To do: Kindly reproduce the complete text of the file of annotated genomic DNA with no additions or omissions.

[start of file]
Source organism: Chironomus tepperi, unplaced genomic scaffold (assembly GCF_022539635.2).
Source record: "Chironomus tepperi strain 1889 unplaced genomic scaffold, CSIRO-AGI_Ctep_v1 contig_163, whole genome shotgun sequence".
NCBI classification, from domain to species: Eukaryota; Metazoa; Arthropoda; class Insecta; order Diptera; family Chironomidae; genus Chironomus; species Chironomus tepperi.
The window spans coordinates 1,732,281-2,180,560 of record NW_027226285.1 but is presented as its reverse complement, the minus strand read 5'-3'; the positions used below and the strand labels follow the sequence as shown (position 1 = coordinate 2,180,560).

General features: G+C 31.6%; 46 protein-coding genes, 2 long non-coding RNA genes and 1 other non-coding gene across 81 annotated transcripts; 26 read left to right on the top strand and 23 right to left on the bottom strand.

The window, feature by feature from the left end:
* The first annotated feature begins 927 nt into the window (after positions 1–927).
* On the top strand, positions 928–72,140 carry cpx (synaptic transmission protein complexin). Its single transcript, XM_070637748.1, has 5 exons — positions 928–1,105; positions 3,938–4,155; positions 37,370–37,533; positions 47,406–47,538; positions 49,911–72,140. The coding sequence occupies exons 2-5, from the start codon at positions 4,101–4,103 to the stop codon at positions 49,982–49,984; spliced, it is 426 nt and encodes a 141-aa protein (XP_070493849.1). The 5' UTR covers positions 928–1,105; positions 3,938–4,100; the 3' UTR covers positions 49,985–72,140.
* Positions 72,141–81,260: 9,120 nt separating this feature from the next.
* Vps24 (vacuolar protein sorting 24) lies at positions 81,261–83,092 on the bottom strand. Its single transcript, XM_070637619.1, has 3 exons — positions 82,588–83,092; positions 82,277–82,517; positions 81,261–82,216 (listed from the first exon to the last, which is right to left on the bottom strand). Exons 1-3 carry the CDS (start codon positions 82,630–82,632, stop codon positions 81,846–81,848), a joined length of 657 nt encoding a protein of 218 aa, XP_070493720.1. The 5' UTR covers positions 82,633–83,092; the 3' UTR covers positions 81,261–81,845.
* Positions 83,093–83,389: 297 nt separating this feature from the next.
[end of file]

Source organism: Chironomus tepperi, unplaced genomic scaffold (assembly GCF_022539635.2).
Source record: "Chironomus tepperi strain 1889 unplaced genomic scaffold, CSIRO-AGI_Ctep_v1 contig_163, whole genome shotgun sequence".
NCBI classification, from domain to species: Eukaryota; Metazoa; Arthropoda; class Insecta; order Diptera; family Chironomidae; genus Chironomus; species Chironomus tepperi.
The window spans coordinates 1,732,281-2,180,560 of record NW_027226285.1 but is presented as its reverse complement, the minus strand read 5'-3'; the positions used below and the strand labels follow the sequence as shown (position 1 = coordinate 2,180,560).

General features: G+C 31.6%; 46 protein-coding genes, 2 long non-coding RNA genes and 1 other non-coding gene across 81 annotated transcripts; 26 read left to right on the top strand and 23 right to left on the bottom strand.

The window, feature by feature from the left end:
* The first annotated feature begins 927 nt into the window (after positions 1–927).
* On the top strand, positions 928–72,140 carry cpx (synaptic transmission protein complexin). Its single transcript, XM_070637748.1, has 5 exons — positions 928–1,105; positions 3,938–4,155; positions 37,370–37,533; positions 47,406–47,538; positions 49,911–72,140. The coding sequence occupies exons 2-5, from the start codon at positions 4,101–4,103 to the stop codon at positions 49,982–49,984; spliced, it is 426 nt and encodes a 141-aa protein (XP_070493849.1). The 5' UTR covers positions 928–1,105; positions 3,938–4,100; the 3' UTR covers positions 49,985–72,140.
* Positions 72,141–81,260: 9,120 nt separating this feature from the next.
* Vps24 (vacuolar protein sorting 24) lies at positions 81,261–83,092 on the bottom strand. Its single transcript, XM_070637619.1, has 3 exons — positions 82,588–83,092; positions 82,277–82,517; positions 81,261–82,216 (listed from the first exon to the last, which is right to left on the bottom strand). Exons 1-3 carry the CDS (start codon positions 82,630–82,632, stop codon positions 81,846–81,848), a joined length of 657 nt encoding a protein of 218 aa, XP_070493720.1. The 5' UTR covers positions 82,633–83,092; the 3' UTR covers positions 81,261–81,845.
* Positions 83,093–83,389: 297 nt separating this feature from the next.